Graphics and Visuals

As realistic as a movie set in this environment would look. This means it should look better than things really looked like at that time, but things are otherwise realistic, with a solid, believable look.

The effect of putting a mask on should seem to initially create ripples in the view, making it look like the world has just shifted a little. Then the colors also change in subtle ways to accentuate the relevant focus for the mask's character.


clem394 said...

I really like this idea for a game. Can you expand on it a bit? Maybe give the main character more of a motive to gather the masks other than potential god-ship. Maybe create a villian or some other obstacle other than just the occasional creature.

I am looking to begin creating video games. I am a programmer studying at ITT Tech. I just seem to lack the imagination to come up with a good idea.

shutz said...

Congratulations! You're the first commenter I've ever had on my blog! You win: nothing! Ok, kidding aside, here's what I can say about the game:

First, if you're studying programming, make sure you learn stuff like OpenGL, DirectX, SDL, that sort of thing. I find that unless your courses are directly geared towards game programming, you won't learn these things in school. So you have to learn them by yourself.

That's the mistake I made: I have a Bachelor's degree in Computer Science, but I don't really know how to even start programming a Windows app. All I've been able to do is some simple programming on the GBA and Nintendo DS (if you want to look into this, just ask, I'll point you in the right direction... it's easier than programming for Windows!)

Another thing you might want to look into is the XNA framework, with which you should quickly be able to program some simple games in C# that can run on Windows, and then be easily ported to XBox 360.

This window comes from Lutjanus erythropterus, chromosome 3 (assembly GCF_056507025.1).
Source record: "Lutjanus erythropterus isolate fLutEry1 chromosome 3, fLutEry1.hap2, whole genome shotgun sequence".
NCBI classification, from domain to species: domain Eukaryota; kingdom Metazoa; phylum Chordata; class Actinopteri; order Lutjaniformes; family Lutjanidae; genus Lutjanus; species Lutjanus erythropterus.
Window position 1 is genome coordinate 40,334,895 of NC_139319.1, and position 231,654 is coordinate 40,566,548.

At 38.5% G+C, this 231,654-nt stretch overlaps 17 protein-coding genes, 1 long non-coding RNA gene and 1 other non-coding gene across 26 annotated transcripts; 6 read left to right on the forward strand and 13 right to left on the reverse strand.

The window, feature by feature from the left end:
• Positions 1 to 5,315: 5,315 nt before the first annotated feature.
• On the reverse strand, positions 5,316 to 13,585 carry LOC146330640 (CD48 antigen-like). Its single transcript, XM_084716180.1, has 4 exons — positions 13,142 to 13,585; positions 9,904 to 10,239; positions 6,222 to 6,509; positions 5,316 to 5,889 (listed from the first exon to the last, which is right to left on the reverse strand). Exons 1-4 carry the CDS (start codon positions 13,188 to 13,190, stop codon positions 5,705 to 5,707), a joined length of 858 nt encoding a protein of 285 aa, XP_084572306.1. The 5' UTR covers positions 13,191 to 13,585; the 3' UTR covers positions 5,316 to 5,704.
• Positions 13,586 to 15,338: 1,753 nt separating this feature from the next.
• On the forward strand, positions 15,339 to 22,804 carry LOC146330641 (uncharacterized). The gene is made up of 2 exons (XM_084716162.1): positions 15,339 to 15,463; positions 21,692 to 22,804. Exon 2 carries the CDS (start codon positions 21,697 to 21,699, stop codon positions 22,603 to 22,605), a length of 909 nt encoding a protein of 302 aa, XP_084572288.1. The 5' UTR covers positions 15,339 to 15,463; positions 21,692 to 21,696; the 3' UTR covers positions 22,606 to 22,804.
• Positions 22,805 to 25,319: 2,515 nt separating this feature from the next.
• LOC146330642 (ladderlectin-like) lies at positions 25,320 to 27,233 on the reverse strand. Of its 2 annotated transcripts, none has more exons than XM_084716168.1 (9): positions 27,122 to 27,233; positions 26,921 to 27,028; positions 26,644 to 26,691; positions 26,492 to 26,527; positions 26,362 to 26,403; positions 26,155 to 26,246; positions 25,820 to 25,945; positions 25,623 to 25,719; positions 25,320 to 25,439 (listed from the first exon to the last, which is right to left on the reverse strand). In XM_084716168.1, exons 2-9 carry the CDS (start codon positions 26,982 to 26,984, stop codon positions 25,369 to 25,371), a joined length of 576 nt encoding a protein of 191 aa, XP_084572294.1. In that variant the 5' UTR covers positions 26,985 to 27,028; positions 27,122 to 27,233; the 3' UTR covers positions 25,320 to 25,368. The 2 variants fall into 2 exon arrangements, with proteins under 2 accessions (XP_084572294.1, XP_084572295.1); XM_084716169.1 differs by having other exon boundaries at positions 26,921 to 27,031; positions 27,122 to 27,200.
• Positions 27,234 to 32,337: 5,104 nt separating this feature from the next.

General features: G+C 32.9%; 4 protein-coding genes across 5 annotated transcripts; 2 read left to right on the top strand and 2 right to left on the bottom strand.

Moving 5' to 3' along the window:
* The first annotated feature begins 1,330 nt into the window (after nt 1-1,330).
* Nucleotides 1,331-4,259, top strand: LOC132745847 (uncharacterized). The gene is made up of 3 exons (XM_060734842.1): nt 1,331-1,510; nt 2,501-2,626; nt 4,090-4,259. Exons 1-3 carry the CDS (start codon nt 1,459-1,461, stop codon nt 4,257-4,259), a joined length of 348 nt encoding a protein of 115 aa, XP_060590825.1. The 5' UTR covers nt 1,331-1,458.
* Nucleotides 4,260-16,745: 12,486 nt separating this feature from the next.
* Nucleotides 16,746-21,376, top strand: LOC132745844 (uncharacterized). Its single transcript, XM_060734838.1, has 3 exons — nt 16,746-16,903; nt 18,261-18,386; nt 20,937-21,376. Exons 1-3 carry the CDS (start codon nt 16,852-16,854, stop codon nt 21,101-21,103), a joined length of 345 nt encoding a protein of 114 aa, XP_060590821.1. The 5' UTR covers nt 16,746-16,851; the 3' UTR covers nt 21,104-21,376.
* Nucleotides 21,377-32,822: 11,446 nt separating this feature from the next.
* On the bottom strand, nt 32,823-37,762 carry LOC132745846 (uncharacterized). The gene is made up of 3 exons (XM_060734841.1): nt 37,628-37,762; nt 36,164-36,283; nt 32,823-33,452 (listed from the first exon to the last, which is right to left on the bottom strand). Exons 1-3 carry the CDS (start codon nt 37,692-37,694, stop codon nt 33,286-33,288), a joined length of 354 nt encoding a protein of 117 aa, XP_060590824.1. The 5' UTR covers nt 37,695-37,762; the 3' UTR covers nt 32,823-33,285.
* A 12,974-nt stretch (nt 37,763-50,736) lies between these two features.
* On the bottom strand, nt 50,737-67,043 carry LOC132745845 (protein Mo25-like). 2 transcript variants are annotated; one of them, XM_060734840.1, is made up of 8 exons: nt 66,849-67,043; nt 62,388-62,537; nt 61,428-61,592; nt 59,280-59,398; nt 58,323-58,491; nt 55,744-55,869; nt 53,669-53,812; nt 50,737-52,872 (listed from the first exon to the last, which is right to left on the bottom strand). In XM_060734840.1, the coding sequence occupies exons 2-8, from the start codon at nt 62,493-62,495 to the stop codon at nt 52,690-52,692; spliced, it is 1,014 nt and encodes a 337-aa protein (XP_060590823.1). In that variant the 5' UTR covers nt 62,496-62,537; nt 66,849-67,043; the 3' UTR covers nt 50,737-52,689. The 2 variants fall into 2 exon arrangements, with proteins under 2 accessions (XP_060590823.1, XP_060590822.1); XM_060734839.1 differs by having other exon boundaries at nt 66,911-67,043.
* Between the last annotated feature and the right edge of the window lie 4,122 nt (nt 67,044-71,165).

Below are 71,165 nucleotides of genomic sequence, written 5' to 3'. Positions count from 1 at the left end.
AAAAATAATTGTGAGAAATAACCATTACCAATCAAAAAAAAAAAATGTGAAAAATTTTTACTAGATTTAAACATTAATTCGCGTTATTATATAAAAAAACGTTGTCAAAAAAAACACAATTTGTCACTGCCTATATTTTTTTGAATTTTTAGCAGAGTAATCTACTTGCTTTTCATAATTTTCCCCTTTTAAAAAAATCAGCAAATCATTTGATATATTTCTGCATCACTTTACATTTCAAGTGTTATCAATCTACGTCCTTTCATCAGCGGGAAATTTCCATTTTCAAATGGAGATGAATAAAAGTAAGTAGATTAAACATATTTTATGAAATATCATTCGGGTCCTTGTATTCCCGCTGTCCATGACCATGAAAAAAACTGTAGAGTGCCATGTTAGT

But don't neglect all the theoretical stuff you learn in class: all the more boring assignments and theory (I say boring because they don't seem gaming-related) will likely be of use to you when programming a game, later.

Second, you don't need the kind of imagination that game designers have to program video games. All you need is the kind of imagination that helps in solving complex computational problems. Leave the designing to designers! (Very few good games these days are being created by one person alone.)

About the Masks game: I could easily provide the main character with extra motivation, such as:

- His girlfriend/wife/daughter is sick/dead/missing and he believes he needs the power of a god to save her.
- His village has sent him out to find a cure for a mysterious disease that's stricken half of the village.
- His village banished him after he failed in his "coup" to take control of the whole village, and he's out to prove to them that they should have become his subjects.

Really, that part was irrelevant to what I wanted to show in the blog entry: I wanted to describe the parts of the game which I found to be most original: the Mask mechanics.

If you read through my other designs, you'll notice that sometimes I spend a lot of time on story, and other times, I barely address it. In other cases, I'll spend a lot of time on the graphics and presentation, whereas on other games, I'll write one or two sentences and be done with it.

When I don't have anything original to say on a particular aspect of a game, or when something "standard" will work, I skip mentioning it. Why bother? Anyone who's played games will either fill that part out with their own experiences, or not even notice that it's not missing.

This last is particularly true about sounds and music: most people don't really think much about the sounds in a game, even though sound can make or break a game. Well, if I get any specific ideas about sounds, I'll mention it, otherwise, I tend to just write: "Realistic, with X exaggerated for emphasis" or something similar.

Let me know if you have any more questions, I'll be glad to help.